FUTURE OF 3 MINES RESTS ON SILVER PRICE, ASARCO CHIEF SAYS

FUTURE OF 3 MINES RESTS ON SILVER PRICE, ASARCO CHIEF SAYS

A silver price of $6 to $8 an ounce would be required for Asarco Inc. to resume operations at its three silver mines, said Richard de J. Osborne, chairman and chief executive officer.

Mr. Osborne told a meeting of security analysts that the mines are high- cost properties that cannot be operated successfully at current silver prices.Mr. Osborne told reporters following the meeting that Asarco spends $4 million a year to maintain the shuttered mines. He said there are no plans to sell the U.S. mines.

Comex December silver has been trading in a range of $4.36-$4.45 an ounce.

Asarco's third-quarter average silver sales price was $4.50 an ounce, up 65 cents from the year-ago quarter.

Robert Bothwell, Asarco's vice president for sales, said 1993 global silver consumption is forecast at 625 million ounces, while total supply is expected to be 482 million ounces, leaving a statistical deficit of 143 million ounces.

This would be the fourth consecutive annual deficit, he noted.

Asarco is projecting a supply deficit of 544 million ounces by 1996.

From 1990 through 1993, the deficit was 359 million ounces.

"We expect that if the price of silver does not respond to the increasing consumption and supply deficit, the excess buildup in stocks would be consumed by 1996," Mr. Bothwell said.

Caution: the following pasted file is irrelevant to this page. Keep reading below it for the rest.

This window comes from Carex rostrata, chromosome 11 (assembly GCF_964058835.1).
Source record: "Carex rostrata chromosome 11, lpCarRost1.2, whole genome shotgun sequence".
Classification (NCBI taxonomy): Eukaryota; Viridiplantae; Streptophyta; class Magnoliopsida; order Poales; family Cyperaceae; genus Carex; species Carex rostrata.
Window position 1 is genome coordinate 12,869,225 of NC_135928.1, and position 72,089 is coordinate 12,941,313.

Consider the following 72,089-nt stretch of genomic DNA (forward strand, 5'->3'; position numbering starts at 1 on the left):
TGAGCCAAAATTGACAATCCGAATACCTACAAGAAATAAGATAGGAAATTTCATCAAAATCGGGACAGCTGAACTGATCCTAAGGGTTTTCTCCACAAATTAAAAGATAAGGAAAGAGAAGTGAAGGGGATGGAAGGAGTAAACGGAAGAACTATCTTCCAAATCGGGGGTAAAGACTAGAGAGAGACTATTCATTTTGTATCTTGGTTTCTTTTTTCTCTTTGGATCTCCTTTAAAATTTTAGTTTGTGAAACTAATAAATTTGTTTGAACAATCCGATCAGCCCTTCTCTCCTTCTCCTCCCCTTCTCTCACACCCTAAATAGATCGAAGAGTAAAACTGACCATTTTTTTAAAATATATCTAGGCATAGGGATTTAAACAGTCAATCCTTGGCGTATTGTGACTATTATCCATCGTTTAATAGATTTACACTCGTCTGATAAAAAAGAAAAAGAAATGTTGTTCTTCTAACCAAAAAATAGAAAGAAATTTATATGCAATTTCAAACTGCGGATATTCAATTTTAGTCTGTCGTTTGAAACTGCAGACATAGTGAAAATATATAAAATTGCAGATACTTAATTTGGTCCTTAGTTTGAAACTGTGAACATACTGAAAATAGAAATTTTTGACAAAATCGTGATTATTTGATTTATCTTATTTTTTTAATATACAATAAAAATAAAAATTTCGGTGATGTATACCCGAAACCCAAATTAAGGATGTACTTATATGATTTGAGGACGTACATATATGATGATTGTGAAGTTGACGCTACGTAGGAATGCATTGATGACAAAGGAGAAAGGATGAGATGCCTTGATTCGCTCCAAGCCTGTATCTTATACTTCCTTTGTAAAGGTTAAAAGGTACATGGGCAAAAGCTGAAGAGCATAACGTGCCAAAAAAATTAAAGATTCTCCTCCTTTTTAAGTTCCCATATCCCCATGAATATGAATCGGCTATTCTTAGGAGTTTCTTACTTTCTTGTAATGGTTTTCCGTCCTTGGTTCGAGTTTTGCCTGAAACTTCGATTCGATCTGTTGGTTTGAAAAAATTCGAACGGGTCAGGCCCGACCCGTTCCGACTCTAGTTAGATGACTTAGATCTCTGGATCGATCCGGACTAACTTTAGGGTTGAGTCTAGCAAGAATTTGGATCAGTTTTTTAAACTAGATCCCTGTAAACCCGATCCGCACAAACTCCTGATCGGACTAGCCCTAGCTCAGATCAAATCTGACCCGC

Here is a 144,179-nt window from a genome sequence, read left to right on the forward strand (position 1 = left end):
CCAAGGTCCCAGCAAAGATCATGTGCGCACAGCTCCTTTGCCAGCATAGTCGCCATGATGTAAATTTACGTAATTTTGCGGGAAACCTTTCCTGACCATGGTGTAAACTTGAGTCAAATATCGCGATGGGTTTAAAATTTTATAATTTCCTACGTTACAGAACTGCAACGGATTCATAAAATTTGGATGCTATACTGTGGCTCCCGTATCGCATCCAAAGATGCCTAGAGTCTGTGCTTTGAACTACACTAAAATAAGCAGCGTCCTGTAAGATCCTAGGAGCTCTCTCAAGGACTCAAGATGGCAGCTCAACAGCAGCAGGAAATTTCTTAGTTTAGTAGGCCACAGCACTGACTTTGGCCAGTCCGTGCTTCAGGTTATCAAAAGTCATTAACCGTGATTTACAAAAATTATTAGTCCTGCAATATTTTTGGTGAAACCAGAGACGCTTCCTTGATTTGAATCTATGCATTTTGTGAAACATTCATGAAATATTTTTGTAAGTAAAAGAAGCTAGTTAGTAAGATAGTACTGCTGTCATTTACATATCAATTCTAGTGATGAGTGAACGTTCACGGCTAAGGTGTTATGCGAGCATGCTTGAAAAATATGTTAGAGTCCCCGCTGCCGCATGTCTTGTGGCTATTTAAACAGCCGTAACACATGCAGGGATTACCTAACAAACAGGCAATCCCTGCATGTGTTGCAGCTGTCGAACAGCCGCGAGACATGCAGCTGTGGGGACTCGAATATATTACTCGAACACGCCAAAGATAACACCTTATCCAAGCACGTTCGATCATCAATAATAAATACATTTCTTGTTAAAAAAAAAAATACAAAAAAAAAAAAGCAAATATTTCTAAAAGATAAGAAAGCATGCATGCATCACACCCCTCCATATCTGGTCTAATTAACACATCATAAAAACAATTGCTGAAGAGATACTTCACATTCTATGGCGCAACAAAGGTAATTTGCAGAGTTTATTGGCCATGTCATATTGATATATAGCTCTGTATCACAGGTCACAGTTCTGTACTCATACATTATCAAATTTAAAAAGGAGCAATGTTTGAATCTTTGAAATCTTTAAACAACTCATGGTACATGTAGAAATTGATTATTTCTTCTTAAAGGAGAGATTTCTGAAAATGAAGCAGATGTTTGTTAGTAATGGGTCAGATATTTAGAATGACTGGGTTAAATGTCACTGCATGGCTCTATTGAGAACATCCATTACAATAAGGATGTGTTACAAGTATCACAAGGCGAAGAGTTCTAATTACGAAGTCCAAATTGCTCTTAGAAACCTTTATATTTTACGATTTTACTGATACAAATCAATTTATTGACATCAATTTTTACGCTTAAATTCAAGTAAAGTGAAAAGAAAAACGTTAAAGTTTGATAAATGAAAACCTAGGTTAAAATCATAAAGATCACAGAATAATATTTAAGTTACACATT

Mr. Bothwell projected U.S. copper consumption to increase 3.5 percent in 1994, while world consumption would rise 1.4 percent to 9.96 million short tons, he said.

"Western world consumption will exceed production," Mr. Bothwell told security analysts.

Next year, Asarco expects world refined production to rise 0.8 percent to 9.9 million tons, reflecting increased output in the United States and Chile. Mine production should increase to 8.45 million tons.

Mr. Bothwell said improved consumption in Europe in 1994 is likely to occur in Germany and Italy. A Japanese recovery is unlikely before the second half of next year.

He said current U.S. demand is very strong, with nearby metal very tight. U.S. consumption should increase 4.3 percent this year, he added.

Indeed, Mr. Osborne, Asarco's chairman, told reporters that since August

Asarco has bought 20,000 tons of refined copper to satisfy customer commitments. He called the pickup in German employment a key to European recovery.

Mr. Bothwell said imports next year from Eastern Europe should equal 1993's 460,000 tons.

Of that total, 250,000 tons is destined for China this year, he said.